June 18, 2012; Source: New York Times

In an in-depth report on conditions at Trenton, N.J.’s Albert M. “Bo” Robinson Assessment and Treatment Center, the New York Times has found stories from this halfway house about staff raping female inmates, nearly three-fourths of inmates testing positive for drugs, inmates asking to go back to prison (because they found it safer than the halfway house), staff not providing job training or other kinds of support because “they had neither the skills nor the time to do so,” staff falsifying inmate records, and gangs running much of the facility by threatening and shaking down other inmates. The gangs reportedly even controlled access to the inmates’ use of the facility’s pay phones.

The details of the Times story are horrific, sounding more like the story lines from HBO’s “Oz” (a fictional maximum security prison) rather than a facility for people transitioning out of prison.  If the Times reporting is correct, Bo could adopt the Oz slogan without hesitation: “It’s no place like home.” “Bo is like the projects,” one former inmate said. “I’m walking down the hallway from mess and I’m getting approached by everybody selling everything. ‘I’ve got batteries, T-shirts, weed, heroin, coke.’”{loadmodule mod_banners,Newswire Subscription Plea}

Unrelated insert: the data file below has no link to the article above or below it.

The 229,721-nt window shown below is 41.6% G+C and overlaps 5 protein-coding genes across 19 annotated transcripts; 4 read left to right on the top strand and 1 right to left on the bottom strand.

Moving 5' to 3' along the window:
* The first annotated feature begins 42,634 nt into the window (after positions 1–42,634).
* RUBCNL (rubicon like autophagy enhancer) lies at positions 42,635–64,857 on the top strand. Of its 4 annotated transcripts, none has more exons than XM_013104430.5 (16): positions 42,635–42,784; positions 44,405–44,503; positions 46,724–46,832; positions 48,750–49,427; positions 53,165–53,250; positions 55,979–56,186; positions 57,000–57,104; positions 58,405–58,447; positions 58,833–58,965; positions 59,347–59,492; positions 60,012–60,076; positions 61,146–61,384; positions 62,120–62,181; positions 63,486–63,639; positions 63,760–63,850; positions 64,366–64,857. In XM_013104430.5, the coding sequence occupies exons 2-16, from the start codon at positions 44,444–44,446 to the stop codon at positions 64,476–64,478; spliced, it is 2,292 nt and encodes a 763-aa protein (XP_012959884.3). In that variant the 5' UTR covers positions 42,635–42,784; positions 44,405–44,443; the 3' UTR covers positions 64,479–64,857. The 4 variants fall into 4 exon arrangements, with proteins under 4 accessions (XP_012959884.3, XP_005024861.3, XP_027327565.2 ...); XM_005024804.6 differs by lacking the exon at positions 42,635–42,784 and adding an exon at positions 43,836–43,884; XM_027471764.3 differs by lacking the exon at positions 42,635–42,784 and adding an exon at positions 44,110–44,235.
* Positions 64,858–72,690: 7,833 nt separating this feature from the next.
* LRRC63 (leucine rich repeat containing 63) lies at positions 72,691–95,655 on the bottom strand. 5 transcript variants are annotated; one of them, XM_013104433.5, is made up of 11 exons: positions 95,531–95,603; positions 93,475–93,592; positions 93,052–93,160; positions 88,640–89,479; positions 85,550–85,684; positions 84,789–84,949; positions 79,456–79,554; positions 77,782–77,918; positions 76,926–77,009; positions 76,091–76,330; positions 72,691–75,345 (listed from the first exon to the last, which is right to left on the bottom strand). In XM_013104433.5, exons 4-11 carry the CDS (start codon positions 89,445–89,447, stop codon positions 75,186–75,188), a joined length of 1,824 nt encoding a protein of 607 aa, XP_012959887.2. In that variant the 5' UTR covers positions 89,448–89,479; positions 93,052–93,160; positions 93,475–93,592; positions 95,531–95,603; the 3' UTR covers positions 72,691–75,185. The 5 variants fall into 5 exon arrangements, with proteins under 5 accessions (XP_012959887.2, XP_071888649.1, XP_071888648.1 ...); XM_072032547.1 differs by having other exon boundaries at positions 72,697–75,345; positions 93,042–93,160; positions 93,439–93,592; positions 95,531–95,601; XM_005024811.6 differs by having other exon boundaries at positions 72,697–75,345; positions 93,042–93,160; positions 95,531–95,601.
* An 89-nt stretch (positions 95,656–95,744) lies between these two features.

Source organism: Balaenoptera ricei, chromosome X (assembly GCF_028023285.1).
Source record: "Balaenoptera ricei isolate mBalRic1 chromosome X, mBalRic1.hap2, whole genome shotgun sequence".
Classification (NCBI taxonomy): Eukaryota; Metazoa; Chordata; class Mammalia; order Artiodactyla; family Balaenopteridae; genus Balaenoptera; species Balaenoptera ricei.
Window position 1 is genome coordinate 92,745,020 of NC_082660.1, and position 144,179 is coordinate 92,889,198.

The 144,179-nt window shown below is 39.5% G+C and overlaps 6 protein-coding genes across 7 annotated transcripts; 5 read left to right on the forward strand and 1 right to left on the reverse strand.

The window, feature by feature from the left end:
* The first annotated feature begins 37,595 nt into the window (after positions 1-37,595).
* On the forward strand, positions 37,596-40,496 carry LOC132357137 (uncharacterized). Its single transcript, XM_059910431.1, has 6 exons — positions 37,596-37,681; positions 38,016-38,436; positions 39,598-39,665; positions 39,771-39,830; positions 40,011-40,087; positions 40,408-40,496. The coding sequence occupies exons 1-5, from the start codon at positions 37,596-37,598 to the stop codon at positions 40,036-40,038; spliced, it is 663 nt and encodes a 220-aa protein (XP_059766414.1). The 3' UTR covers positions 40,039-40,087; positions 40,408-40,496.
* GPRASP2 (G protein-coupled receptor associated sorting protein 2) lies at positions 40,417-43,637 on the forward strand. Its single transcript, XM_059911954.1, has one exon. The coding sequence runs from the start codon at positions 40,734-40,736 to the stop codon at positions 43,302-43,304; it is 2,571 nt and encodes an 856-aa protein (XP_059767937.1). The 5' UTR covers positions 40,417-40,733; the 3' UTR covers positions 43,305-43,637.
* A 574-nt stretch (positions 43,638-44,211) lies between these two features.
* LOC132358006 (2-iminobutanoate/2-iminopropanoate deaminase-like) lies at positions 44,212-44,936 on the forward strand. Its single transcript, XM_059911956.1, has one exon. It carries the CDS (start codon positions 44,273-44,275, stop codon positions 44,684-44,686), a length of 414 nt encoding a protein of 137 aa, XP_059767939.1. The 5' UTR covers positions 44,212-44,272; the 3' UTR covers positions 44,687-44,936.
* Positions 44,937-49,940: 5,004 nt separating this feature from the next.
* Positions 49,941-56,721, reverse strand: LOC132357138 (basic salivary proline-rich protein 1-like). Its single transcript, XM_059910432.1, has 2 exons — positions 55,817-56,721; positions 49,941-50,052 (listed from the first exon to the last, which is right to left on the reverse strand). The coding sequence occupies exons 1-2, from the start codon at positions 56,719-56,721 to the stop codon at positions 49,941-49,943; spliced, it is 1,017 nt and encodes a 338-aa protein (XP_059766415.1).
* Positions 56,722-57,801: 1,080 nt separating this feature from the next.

The entity that runs “Bo,” Community Education Centers takes strenuous issue with the Times charges, calling the reporting “riddled with errors.” While some commentary has argued that, as a for-profit, Community Education Centers is more interested in the bottom line than the conditions and futures of its halfway house residents, a CEC spokesperson referenced the firm’s “nonprofit arm…[that] has an unbroken 18-year contract history and growth in the New Jersey half-way house business spanning six governors preceding governor Christie—four of them Democrats. In fact, Community Education Centers has strong ties with Republicans in the administration of Gov. Chris Christie, but also with Democrats, even getting Vice President Joe Biden to meet with execs and to issue a press release praising the halfway house.

Since the New York Times article about Bo and other parts of its series on halfway houses, Gov. Christie has called for stepped up inspections and enforcement at the state’s halfway houses, sort of sidestepping charges that the state’s lax oversight allowed this to happen. If the Times reporting is accurate, Gov. Christie, the tough-guy governor known for accepting nothing less than top quality results, seems to have overlooked a chaotic dynamic in this essential component of the state’s justice system. To be fair, however, we wonder whether the Times might have filed similar reports had it gone digging in other states. According to its website, Community Educational Centers runs residential and non-residential facilities in 17 states and in Bermuda. What do you think the Times might have reported had it looked at halfway houses in your state?—Rick Cohen